Do you know there is a “secret” room on the plane?
On wide-body aircraft such as the Boeing’s Dreamliner, there is a small room that is disguised as a small cabinet when viewed from outside.
The door will open a steep staircase leading to a rather small cabin, where lay bunk beds for crew members to sleep.
“The hiding areas for this crew are less than 5 feet tall and can hold up to four people, which is located in the front of the plane, but most passengers will not notice it.” , Goode explained.
Normally, these are low height seats and lack windows so they can not be used to sit passengers. However, the process of converting these spaces into cabin compartments is more complex than turning into passenger seats.
All of these positions must be confirmed by the aeronautical authority. Once certified for an airplane, if this seat design is applied on another plane, it must be confirmed again.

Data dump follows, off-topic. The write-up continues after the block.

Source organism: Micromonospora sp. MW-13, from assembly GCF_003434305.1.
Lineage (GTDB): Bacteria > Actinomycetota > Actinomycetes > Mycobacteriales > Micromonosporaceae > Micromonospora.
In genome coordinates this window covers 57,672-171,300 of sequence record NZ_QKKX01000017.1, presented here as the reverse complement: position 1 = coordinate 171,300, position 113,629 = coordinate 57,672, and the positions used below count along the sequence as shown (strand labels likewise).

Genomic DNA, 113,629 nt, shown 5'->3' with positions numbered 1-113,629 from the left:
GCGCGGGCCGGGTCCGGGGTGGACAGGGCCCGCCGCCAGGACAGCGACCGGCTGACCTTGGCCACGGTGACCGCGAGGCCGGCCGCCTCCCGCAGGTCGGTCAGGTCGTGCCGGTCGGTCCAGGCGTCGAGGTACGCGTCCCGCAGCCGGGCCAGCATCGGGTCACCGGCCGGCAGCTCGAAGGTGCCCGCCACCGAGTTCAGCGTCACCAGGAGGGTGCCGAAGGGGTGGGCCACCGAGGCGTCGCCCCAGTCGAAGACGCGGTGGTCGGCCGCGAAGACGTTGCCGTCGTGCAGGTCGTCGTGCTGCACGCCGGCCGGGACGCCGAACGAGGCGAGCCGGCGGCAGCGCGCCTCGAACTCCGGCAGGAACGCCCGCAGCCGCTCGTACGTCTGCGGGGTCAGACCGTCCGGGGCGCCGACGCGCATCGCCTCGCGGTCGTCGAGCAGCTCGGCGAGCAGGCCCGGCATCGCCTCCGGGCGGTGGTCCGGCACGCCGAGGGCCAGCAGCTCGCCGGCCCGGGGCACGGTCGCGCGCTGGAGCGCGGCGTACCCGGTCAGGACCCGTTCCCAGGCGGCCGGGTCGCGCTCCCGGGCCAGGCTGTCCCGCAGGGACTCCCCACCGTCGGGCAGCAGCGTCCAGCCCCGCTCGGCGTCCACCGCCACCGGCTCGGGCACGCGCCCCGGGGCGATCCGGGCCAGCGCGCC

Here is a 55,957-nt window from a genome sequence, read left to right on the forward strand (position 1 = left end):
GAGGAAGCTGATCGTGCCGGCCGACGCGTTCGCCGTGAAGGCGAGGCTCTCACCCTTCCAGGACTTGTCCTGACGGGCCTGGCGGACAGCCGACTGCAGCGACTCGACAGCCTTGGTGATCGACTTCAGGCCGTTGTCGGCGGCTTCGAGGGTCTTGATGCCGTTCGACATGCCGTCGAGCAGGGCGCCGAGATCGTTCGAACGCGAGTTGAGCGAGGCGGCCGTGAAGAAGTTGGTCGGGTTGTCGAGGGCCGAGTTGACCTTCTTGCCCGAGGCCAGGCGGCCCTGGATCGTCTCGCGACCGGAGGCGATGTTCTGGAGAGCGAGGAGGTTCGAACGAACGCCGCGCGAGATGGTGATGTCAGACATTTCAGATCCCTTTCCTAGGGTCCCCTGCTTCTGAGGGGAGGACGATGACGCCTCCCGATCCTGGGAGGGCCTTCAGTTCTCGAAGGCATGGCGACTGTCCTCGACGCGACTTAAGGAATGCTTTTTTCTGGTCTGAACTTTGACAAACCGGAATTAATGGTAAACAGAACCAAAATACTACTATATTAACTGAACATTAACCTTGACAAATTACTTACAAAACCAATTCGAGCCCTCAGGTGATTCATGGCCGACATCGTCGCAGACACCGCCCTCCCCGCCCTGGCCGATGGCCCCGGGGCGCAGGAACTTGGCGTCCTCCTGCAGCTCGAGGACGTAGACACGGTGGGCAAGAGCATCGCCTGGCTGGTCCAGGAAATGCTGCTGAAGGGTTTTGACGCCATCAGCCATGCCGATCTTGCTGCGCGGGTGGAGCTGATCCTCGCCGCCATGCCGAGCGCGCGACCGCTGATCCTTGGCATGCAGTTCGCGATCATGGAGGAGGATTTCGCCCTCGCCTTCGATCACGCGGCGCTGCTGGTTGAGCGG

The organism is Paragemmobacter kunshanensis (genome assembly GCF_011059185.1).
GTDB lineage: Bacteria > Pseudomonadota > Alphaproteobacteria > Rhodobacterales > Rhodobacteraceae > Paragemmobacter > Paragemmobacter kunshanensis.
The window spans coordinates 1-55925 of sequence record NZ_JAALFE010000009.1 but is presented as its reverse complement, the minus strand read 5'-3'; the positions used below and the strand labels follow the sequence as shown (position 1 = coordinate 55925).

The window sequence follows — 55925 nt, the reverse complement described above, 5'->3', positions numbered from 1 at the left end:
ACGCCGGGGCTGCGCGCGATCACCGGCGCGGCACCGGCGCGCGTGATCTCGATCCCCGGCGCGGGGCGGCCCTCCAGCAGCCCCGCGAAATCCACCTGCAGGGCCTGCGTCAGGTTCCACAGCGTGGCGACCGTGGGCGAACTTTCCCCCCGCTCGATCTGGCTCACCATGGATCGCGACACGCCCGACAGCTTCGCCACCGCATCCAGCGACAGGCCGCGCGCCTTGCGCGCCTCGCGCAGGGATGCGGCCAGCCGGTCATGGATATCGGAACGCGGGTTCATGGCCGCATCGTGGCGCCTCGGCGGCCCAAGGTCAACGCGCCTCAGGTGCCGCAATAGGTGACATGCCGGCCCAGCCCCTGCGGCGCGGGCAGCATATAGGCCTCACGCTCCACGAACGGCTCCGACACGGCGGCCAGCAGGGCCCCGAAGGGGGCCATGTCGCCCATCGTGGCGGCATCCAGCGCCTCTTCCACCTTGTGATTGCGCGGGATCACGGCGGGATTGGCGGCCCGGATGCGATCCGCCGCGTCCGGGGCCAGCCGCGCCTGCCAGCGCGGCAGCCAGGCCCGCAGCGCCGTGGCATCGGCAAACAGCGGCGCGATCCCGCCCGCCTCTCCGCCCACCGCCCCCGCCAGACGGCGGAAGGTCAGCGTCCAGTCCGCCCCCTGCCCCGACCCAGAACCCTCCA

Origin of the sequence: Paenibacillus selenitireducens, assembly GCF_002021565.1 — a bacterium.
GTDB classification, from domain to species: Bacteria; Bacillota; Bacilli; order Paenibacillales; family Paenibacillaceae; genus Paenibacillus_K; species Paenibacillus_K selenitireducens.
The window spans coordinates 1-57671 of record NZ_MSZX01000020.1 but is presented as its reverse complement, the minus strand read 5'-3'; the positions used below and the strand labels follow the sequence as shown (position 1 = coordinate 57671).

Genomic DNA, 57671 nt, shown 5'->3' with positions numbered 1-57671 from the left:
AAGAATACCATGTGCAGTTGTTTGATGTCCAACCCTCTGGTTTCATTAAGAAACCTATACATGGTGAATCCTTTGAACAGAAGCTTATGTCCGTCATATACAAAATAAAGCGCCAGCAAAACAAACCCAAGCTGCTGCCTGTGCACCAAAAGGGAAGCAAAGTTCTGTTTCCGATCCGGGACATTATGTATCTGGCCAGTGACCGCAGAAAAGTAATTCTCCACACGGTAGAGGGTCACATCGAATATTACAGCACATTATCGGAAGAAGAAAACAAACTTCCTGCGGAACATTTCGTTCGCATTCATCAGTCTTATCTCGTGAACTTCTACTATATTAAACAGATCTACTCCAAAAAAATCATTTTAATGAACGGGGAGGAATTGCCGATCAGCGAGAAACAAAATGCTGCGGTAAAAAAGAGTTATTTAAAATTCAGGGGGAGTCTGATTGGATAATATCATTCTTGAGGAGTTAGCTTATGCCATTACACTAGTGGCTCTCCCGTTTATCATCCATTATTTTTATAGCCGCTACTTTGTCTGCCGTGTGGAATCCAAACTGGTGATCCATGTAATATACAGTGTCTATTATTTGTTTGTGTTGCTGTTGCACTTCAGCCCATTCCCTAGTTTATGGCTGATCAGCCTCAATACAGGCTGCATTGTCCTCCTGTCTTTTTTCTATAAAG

“This is a process that can cost millions of dollars, which is why airlines try to avoid redesigning or changing seats too often,” Goode said.
On average, passenger seats are only changed after 7 to 10 years of use.
All seats must pass the 16G test, a process that involves slipping down the slope at high speed to simulate a plane crash.
This slope is adjusted in different angles corresponding to different collision situations to see which parts of the seat need to be modified to ensure maximum safety. All fabrics are tested for fire resistance to see if they are flammable.
Although smoking is banned on airplanes, the fact remains that the ashtray remains on the list of “minimum equipment” available on board aircraft in the United States.